More to Remember

Seventy-two years before the fifth of November became a day to remember, there was another, and radically different, response by a Catholic to the state of affairs in the English Church. Rather than an attempt at a grand act of death and destruction it was small, the act of one man. Yet it did more for the Church than Mr. Fawkes ever could.

One of the great mysteries of the Church is found in the differences between these two events. In the more famous case several men come together with a plan to bring about what God must want, namely the restoration of a Catholic England. Yet it is obvious that this did no good for the Church and one is hard pressed to imagine that it would have done good if it succeeded (Charles I, II, and James II suggest that a Catholic monarchy had little chance in post-Elizabethan England).

The counter case is not so much an event as a non-event. In May of 1532 Sir Thomas More resigned the Chancellorship of England. Henry VIII was at the peak of his Supremacy game and it was a prime job of the Chancellor to support him, a job More could not perform.


A Saint in furs

The act of leaving his position had little effect on England. Thomas Audley succeeded him (More was preceded by another Thomas, and fourth followed after Audley. Bracketing them were a pair of Williams) and the country moved on. For More and his family it was nigh cataclysmic. His income dropped by 75% and his family was forced to live on a much smaller scale. It also greatly aggravated the king. More had long been a close friend (Henry often “dropped in” for dinner) but from the beginning More said that, if “my head would win him a castle in France (for then there was wars between us) it should not fail to go.” His resignation was ostensibly on grounds of health, but Henry (and the kingdom) well knew it was because More would not swear an oath setting up Henry as Supreme Head of the Church of England. The king was a proud man and this state of affairs was intolerable.

Over the next three years Henry (and his new Queen) grew more and more angry at More. His refusal to attend Anne’s coronation was broadly seen as opposition to Anne’s queenship. Action was taken. After several spurious charges (bribery, conspiracy with the “Holy Maid of Kent,” etc.) Henry finally found a perfect solution: make it treason to not say what Henry wanted More to say, namely that Henry was Supreme Head and Anne was rightly married to him. Finally, Henry forced More to . . . do nothing. More remained silent and only an overly broad interpretation of the law landed him in the Tower and a simply act of perjury resulted in his death sentence.

(More’s words upon his being given a death sentence are worth repeating: “More have I not to say, my lords, but that like as the blessed apostle Saint Paul, as we read in the Acts of the Apostles, was present and consented to the death of Saint Stephen, and kept their clothes that stoned him to death, and yet be they now twain holy saints in heaven, and shall continue there friends forever: so I verily trust and shall therefore right heartily pray, that though your lordships have now in earth been judges to my condemnation, we may yet hereafter in heaven merrily all meet together to our everlasting salvation.”)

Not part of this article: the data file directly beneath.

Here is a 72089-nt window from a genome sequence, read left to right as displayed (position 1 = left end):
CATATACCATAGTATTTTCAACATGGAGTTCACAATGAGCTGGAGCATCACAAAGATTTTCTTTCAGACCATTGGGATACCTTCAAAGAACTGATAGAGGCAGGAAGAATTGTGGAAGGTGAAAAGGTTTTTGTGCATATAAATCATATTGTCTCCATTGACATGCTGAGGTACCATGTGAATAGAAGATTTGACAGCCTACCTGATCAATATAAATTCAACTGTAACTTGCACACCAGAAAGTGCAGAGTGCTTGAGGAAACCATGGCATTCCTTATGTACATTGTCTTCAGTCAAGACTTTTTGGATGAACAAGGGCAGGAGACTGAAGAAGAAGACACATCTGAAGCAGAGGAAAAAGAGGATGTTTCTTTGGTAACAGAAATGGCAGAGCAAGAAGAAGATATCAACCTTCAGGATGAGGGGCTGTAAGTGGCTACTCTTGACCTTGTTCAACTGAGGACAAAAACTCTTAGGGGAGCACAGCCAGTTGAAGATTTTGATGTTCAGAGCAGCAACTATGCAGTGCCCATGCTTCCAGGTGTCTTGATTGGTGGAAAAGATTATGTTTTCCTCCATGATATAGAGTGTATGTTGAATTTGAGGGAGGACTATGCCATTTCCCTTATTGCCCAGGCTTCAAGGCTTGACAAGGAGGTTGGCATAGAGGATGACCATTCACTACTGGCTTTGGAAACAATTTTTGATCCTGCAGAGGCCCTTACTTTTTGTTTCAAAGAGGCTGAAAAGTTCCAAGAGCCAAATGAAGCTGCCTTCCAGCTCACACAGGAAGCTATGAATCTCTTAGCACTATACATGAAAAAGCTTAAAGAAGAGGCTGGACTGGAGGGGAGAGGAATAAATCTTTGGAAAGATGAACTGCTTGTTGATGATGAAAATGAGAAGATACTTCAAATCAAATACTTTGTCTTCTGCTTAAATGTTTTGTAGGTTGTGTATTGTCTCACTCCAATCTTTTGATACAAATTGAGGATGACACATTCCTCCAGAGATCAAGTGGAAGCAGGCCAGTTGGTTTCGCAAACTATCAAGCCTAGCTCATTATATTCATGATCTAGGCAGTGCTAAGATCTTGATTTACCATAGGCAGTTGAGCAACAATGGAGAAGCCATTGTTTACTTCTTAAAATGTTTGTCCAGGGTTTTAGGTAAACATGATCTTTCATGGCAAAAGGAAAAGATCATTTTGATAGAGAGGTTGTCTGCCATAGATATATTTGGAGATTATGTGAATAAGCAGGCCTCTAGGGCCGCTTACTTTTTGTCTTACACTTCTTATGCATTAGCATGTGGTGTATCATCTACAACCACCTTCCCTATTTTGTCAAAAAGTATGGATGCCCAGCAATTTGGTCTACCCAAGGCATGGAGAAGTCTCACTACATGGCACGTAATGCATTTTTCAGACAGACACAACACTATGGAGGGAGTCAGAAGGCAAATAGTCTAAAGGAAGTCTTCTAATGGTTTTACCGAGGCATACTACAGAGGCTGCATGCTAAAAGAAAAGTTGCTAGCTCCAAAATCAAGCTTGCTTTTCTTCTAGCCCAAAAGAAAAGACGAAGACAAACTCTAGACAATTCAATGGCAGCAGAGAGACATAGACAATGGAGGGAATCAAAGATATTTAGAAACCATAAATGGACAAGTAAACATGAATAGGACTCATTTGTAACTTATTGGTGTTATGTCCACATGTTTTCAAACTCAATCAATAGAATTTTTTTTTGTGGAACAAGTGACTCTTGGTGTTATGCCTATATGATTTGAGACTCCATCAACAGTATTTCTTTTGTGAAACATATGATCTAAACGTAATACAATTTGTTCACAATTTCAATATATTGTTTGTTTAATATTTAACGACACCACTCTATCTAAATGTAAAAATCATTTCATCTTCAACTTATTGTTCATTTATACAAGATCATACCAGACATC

Throughout his life More was a highly visibly man; Guy Fawkes was almost utterly unknown. We know the latter for what he tried to do, the former for what he didn’t do. But More is also known for the little things; he was above all corruption, sought justice for all, was a family man par excellence, and had quite the wit. He is also the saint of the two. While he was canonized a martyr, one could imagine a canonization for a holy life as well. It was not his great acts that made him holy, but the small ones: the delight in his family, the words of comfort, the heart turned to heaven (when his wife accused him of playing the fool by not swearing and thus missing out on the comforts of home he replied “Is not this house as nigh heaven as mine own?”).

More and Fawkes both sought to influence the highest authority of their land. Both sought to make their country better by their actions. Both prayed “thy kingdom come.” Both died because of their belief. But only one sought the best for this authority; only one desired a better country of better people; only one expected the kingdom to not be of this earth; only one chose to die now rather than eternally. Only one is a saint.

St. Thomas More is a saint in the richest way; he is truly human, a rich and multifaceted individual. I leave the last words to (the Anglican) Jonathan Swift and William Roper, More’s son-in-law.  Swift tells us More was “a person of the greatest virtue this kingdom ever produced.” And Roper leaves us with a phrase that echoes to even our day: “More is a man of an angel’s wit and singular learning. I know not his fellow. For where is the man of that gentleness, lowliness and affability? And, as time requireth, a man of marvelous mirth and pastimes, and sometime of as sad gravity. A man for all seasons.”

Justin Burgard considers himself a Theophilotitionist. He holds a BA in English Lit from Montana State University and is working on an MA in Philosophy and one in Theology. If you ask, he will regale you on the 37 novels he is planning to write.


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